Some awfully cool furniture

Vitra Design Museum Miniatures Collection, MS Museum of Art

Every time I go into the Mississippi Museum of Art, I end up at a glass case right beside the entrance wishing I had brought my camera. The case is called Vitra Design Museum Miniatures Collection and it features a dozen or so tiny reproductions of famous chairs, some custom-made for specific buildings, but others mass produced and ubiquitous during certain periods of the 19th and 20th centuries. When I was visiting the museum’s Christmas nativity scene, I happily had my camera handy, and took pictures of the collection so that I can spend time with it to my heart’s content without freaking out the security guard.

While always intrigued by the display, I never really researched it until writing this post. As it turns out (and maybe I’m just the last person on earth to figure this out), the Vitra Miniatures Collection is based on a full-size collection begun by Alexander von Vegesack  and Rolf Fehlbaum at the Vitra Furniture Company (Weil am Rhein, Germany) back in the 1980s as inspiration for the company’s own designers. Today, the collection has grown into the Vitra Design Museum with over 6,000 pieces and is housed in a Frank Geary-designed building, the first Gehry design in Europe.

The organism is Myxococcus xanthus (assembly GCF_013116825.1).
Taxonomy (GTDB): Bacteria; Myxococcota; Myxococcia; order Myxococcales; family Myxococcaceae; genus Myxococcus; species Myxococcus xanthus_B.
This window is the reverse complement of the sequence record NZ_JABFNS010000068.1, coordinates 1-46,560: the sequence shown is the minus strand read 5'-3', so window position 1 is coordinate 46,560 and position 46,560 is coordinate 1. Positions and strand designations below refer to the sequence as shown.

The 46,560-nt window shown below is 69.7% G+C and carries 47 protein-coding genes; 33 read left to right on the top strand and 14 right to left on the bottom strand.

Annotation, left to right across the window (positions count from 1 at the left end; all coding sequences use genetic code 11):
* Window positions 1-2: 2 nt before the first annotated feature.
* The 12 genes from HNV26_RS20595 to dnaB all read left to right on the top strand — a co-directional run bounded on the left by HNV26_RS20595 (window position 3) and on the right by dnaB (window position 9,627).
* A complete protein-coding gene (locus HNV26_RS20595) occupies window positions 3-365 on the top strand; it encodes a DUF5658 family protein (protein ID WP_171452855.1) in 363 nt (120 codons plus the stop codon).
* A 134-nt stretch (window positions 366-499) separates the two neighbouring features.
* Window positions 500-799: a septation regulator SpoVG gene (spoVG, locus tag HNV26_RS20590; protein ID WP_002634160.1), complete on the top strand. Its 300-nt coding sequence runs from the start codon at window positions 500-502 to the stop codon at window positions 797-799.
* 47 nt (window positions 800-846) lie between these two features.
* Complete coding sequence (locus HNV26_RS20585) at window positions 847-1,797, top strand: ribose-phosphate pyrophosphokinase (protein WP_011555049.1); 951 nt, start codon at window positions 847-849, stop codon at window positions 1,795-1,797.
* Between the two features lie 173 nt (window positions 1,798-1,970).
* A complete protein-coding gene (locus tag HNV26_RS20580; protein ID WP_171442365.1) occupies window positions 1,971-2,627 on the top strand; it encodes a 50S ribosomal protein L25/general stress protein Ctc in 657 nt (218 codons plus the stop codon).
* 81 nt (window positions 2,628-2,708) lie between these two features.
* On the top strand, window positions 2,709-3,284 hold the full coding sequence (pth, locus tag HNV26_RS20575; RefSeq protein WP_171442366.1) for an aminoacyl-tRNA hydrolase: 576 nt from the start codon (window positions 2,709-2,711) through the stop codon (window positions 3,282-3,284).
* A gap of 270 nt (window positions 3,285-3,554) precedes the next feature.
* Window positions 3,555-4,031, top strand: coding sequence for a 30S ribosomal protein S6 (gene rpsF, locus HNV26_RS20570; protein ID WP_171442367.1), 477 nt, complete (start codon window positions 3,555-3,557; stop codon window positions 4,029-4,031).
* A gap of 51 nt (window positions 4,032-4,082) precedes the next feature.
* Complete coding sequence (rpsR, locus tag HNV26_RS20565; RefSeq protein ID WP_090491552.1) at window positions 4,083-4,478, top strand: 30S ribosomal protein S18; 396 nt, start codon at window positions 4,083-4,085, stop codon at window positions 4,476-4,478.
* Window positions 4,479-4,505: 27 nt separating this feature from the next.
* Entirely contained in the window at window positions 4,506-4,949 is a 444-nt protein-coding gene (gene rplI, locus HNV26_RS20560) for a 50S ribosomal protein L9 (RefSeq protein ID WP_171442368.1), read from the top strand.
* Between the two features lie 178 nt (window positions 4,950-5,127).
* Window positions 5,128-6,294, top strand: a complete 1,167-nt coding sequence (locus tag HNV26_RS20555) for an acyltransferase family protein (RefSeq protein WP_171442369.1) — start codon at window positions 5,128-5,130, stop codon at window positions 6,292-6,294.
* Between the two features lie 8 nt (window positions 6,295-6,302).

Vegesack discusses his collection philosophy in the interesting “Origins and Holdings of the Vitra Design Museum Collections“:

My own collection arose from an interest in the earliest examples of industrially produced furniture, Michael Thonet’s bentwood chairs. I was fascinated by the many variations of the designs, both functional and decorative, but even more so by Thonet’s vision of industrial mass production, realized through innovations in technology, design and marketing. The collection documented the development of manufacturing techniques, materials and forms of modern furniture from the beginning of the nineteenth century through the mid twentieth century. The focus was on laminated plywood and bentwood pieces by Michael Thonet, Adolf Loos, Josef Hoffmann, Alvar Aalto and Charles & Ray Eames, as well as tubular steel furniture designed by Mart Stam, Marcel Breuer, Le Corbusier and Ludwig Mies van der Rohe.